Rock, Paper, Scissors is probably as simple as a game can get while still having some sort of strategy to it. Indeed, its core mechanic works so well that we can see it incorporated into countless other games in the form of elemental strengths and weaknesses, weapon triangles, and so on. It’s a simple and useful means of balancing weapons, skills, and magic. You need to use what is most effective against your current enemy while ensuring that you’re well-guarded against whatever the enemy throws back at you. The strategy comes from making sure you have your bases covered, enough resources to make use of them, and figuring out how each enemy works. That’s great, but it’s also not really what Rock, Paper, Scissors is about as a game.
The core of the game itself has little to do with how many rocks or scissors you have in stock and whether you have enough to beat all the paper-turtles you’re going to run into. No, Rock, Paper, Scissors is a psychological game. It’s precisely that quality that gives it its longevity. Sure, there’s always the possibility that your opponent might attempt to throw out moves randomly, but even in such cases, a pattern would likely emerge after some time. Three choices in the tool-kit. One wins, one loses, one draws. What do you think your opponent will use? What do you think your opponent thinks you will use? A simple game, a child’s game, but a distinctly human game.
That’s the main reason why RPS Saga ($0.99) doesn’t really work all that well. There’s some nice pixel-art in here, the music is catchy enough, and you certainly get a fair bit of content for a buck. But while it bolts on a few systems from the overall RPG genre, what the game really comes down to is a bunch of games of Rock, Paper, Scissors against a computer opponent. In each stage, you’ll face off against a fantasy-themed character in a best-of-three battle to the death. Each round will have you face off a set number of times. Win, and you’ll deal damage to the enemy while blocking their attack. Lose, and the opposite happens. In a draw, you’ll both hit each other. The computer’s behavior is apparently random, though it will almost always choose the move that beats you if it can. So yes, it’s kind of cheating.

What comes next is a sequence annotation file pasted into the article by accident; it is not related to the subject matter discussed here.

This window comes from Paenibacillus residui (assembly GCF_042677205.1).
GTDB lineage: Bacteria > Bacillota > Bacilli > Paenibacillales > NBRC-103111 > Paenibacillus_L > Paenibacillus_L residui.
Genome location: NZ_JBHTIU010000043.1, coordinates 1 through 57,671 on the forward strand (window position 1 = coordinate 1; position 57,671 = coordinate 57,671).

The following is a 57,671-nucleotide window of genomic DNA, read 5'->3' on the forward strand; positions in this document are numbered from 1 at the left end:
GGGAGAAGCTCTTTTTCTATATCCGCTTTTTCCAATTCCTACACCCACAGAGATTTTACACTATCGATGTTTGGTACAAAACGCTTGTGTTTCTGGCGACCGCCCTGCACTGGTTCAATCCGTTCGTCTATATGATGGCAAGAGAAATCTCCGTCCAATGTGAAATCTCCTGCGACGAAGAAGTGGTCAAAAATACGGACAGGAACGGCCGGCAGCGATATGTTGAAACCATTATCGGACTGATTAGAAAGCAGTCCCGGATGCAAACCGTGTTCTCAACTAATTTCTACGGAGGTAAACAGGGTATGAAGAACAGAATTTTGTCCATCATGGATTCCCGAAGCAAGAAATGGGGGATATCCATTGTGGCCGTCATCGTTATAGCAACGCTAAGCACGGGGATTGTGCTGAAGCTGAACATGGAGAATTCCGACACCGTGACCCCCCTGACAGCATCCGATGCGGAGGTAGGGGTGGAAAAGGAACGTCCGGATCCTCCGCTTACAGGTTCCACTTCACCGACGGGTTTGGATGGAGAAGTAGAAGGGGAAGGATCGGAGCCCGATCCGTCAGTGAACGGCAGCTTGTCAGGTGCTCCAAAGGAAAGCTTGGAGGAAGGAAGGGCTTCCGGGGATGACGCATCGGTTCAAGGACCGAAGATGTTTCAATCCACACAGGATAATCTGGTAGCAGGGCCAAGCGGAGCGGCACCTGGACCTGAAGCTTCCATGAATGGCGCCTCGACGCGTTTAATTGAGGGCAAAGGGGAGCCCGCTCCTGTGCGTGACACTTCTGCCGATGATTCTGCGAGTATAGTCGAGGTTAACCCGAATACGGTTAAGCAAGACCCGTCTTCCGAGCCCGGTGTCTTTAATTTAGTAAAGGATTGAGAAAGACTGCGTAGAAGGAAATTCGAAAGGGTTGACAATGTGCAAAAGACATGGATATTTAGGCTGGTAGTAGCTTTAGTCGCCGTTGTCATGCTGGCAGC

Even worse, you don’t always have all of the tools you need in your arsenal to come out ahead. In each combat round, you and the opponent will be dealt a hand of actions to choose from. Sometimes you’ll end up evenly balanced with the opponent. Oftentimes, however, you’ll be given a hand that guarantees you will take some damage. The only real strategy you can use with this part of the game is to try and trick the opponent into using up their useful moves first, leaving you with a clean shot. But you have to have the right hand to pull that off, and that part is entirely down to the luck of the draw. Basically, you’ll lose until the AI allows you to win or until you level up so high that you can’t fail.
Your only wedge against that is in your special moves. Each character has a couple of moves at their disposal. They have cooldown timers attached to them, but once they’re ready to go, you can use them at your leisure to try to tilt the board in your favor. Naturally, your enemy will also have some special moves. Every character starts with a Surprise Attack skill that guarantees damage, and can learn one more skill by spending some cubes. If you don’t like the skill they have, you can re-roll it by spending more cubes. Finally, you can level up the Surprise Attack by, yes, spending some cubes. Cubes can be earned through daily quests and playing through the main game, but are primarily made available via IAP. You can also turn in cubes to get some extra money, which is useful if you don’t feel like grinding. Money is used to level up, and the higher you go, the more cash you’ll need. You’ll earn money even if you lose a match, though, so at the very least you’re always moving forward.
In addition to the story mode, the game also features an endless mode that works pretty much as you’d expect. The capricious nature of the game’s random factors can be felt most strongly here, as a good run can and will be inevitably up-ended by a few bad draws. It never feels like there’s anything you could have done differently to win, making the whole adventure something of a slot machine. That’s not inherently a bad thing, but this game presents a fairly straight take on Rock, Paper, Scissors, a game whose depth is entirely tied into the fact that it is played against a human. It’s just not an interesting enough game under the conditions found in RPS Saga.
There are some things worthy of praise in RPS Saga. The visuals are nice, there are lots of characters to choose from, and the interface is easy enough to catch on to. You get a good bunch of stages, and the endless mode is there to keep you going even after you’ve finished them. If you don’t mind the weak mechanics, all of that might make you feel like you got a decent value out of the game. There’s just not enough here to compensate for the strategic loss of a human opponent. Ultimately, the game ends up proving more than anything else that some games are better left on the playground.